This is what I look like without makeup. Basically, what I look like on a daily basis since makeup and hair is a weekend thing. It reminds of a not-so-long ago when I avoided pictures like these –pictures in general –because I felt ugly.
Remember when you were ugly? When your ears were too big or your teeth all jumbly and out of place. Maybe you had a fivehead (instead of a fore). Or, perhaps it was your weight. You were frail-looking skinny or waaaaay-past pleasantly plump. You had an insignificant amount of boobs or so much boobage that everybody stared at you. Your hair with its inability to be presentable or well-mannered and the acne that punctuated the topography of your face.
Remember how uncomfortable it was just to exist? How your very skin was ill-fitting and improperly-sized and you would have paid any price, accepted any exchange in mental or athletic ability, to just look like someone else. Sometimes for fun you’d even calculate what plastic surgery would cost: how much you’d pay to remove that mole, how many months of allowance it would take to sculpt cheekbones out of a round face, or the amount of work you’d have to do to get yourself a decent chin. Remember when you would stare at your reflection for hours trying to find something redeeming about the face staring back at you? Or the time you just avoided mirrors altogether?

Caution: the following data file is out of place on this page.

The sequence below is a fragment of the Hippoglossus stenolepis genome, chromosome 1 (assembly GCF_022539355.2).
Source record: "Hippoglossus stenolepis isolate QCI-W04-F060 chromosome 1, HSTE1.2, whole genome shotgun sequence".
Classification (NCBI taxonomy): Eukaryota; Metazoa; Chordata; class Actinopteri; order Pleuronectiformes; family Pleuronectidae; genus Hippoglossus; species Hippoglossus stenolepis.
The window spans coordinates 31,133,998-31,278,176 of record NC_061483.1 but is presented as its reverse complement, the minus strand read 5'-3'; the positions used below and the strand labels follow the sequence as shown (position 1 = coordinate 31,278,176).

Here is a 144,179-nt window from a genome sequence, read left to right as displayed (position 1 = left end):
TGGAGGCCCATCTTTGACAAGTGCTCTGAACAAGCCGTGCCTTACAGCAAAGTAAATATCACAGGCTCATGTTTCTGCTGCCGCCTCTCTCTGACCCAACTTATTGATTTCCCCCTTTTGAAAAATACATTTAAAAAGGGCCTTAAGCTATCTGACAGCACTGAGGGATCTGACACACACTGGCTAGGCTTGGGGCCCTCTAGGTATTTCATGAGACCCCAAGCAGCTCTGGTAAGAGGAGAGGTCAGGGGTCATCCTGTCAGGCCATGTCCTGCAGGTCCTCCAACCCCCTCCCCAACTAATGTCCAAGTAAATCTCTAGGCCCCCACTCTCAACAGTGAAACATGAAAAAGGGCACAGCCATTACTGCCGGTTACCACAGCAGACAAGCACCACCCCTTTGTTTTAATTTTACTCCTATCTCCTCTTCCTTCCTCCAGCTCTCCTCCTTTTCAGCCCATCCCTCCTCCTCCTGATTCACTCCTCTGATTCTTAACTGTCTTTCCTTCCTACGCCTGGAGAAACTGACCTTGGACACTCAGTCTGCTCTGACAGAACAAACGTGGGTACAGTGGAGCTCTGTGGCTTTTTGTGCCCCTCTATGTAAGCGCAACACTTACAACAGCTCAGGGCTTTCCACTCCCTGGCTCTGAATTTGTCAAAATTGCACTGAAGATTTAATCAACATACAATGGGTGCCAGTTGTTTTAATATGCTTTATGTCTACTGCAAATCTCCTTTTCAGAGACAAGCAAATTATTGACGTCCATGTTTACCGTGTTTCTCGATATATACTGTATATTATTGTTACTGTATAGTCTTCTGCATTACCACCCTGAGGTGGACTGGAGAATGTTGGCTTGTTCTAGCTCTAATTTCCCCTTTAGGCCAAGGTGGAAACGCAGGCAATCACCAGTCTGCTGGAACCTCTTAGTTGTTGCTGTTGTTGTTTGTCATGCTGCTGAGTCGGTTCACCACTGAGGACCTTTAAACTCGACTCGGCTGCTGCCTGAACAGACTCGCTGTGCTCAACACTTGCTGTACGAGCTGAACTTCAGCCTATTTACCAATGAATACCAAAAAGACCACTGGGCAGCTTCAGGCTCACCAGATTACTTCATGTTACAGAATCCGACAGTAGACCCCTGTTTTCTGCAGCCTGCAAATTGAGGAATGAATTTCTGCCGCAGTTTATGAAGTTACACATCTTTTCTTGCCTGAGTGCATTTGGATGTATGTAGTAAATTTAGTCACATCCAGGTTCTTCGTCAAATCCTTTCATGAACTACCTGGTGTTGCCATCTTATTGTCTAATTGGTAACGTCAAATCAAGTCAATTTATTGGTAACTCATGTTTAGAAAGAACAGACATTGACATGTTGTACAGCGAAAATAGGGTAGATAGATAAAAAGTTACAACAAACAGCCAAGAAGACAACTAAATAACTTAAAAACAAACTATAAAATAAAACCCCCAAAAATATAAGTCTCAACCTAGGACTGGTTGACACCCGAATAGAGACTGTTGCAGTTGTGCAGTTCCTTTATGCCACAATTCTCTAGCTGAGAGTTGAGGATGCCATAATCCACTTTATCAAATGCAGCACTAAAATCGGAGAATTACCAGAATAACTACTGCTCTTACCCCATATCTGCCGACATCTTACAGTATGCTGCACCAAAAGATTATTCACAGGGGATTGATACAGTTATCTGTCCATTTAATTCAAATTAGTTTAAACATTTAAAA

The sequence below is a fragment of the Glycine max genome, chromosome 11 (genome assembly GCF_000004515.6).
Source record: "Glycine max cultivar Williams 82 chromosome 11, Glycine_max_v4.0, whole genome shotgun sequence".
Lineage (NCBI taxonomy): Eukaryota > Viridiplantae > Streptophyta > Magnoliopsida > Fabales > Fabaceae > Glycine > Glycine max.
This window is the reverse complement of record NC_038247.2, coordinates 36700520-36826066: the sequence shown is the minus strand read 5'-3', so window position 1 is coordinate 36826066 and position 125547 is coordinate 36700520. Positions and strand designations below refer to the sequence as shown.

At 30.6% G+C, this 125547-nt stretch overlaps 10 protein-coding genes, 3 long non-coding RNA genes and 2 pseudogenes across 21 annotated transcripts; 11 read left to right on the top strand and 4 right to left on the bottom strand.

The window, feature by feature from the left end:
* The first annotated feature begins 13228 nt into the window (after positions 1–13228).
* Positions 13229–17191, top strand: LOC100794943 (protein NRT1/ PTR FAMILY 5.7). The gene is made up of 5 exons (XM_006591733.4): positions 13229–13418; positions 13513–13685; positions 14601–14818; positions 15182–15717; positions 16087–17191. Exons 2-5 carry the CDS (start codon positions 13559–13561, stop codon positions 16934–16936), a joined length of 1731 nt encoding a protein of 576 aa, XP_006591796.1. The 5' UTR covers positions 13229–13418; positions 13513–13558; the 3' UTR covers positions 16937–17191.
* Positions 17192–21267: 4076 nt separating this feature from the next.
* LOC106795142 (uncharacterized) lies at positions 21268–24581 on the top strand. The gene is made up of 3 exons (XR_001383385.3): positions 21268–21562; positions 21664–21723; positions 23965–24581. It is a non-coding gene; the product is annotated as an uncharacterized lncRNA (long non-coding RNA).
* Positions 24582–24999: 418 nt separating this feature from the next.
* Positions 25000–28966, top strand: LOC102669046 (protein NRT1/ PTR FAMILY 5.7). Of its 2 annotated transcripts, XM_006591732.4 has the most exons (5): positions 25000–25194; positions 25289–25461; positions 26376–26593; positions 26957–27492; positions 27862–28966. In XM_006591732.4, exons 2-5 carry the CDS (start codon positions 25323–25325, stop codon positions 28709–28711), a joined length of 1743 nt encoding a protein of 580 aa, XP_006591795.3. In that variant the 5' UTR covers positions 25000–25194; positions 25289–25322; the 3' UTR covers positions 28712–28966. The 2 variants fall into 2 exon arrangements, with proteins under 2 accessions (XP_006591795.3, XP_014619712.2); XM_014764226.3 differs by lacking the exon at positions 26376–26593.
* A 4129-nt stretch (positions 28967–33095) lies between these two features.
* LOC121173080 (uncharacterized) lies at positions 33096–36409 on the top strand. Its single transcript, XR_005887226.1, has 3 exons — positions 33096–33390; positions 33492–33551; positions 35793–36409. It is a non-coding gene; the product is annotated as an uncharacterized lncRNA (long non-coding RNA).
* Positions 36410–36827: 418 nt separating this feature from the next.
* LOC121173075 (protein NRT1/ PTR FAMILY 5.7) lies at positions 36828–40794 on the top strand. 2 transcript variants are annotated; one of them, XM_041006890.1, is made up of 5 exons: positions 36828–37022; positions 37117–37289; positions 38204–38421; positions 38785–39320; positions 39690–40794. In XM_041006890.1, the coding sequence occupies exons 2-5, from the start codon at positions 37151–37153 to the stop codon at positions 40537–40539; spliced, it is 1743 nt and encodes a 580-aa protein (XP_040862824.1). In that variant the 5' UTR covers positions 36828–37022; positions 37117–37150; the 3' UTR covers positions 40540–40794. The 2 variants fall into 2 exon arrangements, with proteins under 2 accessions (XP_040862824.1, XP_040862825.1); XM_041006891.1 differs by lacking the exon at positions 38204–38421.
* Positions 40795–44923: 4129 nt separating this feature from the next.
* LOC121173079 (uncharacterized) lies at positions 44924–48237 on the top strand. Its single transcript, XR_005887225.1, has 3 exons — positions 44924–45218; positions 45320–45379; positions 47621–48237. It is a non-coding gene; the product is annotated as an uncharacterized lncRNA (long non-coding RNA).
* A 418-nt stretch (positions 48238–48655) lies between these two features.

Remember the coping devices you developed? How you angled a certain way in pictures to hide the spreading birthmark around your eye or the witch bump on your nose. Or how you casually stopped smiling or eating to taking pictures to rid yourself of your particular ugliness. How you grew quiet and did your best impersonation of a wall so as to draw no one else’s attention. Remember the day you discovered that there was something called “coverup” for all that is wrong with your face? Or that day—the one you couldn’t pick out of a lineup – when you decided that every picture needed the dewy glow, and illumination that only filters provide?
I remember an ugly duckling phase that lasted for an uncomfortably long period of time. And I remember never believing anyone who gave me a compliment – especially if they used the words “pretty” or “beautiful”. I remember using my glasses with the coke-bottle lenses as a shield to cover my witch-like nose stuck awkwardly in an entirely too-dark face. And I remember that my personal journey to self-acceptance was mostly uphill.
I have no idea where you are on that journey. I hope that these are just memories from an awkward adolescence that is far behind you. But if they aren’t, then I will tell you something that I wish someone had told me a long time ago:
You look like you.
Exactly like the person you were lovingly crafted and designed to be. (weird nose and all)
You are perfectly and wonderfully made.
The only person good enough – and pretty enough
To star in the story of your life.
And you can spend the little time that you have here on earth
in an unwinnable civil war (marked by one enduring casualty)
Or you can accept the “flaws” – like fingerprints – that make you,
You don’t have to contort and tame yourself to fit into someone else’s standard
There is no one way to be beautiful.
Being yourself is enough.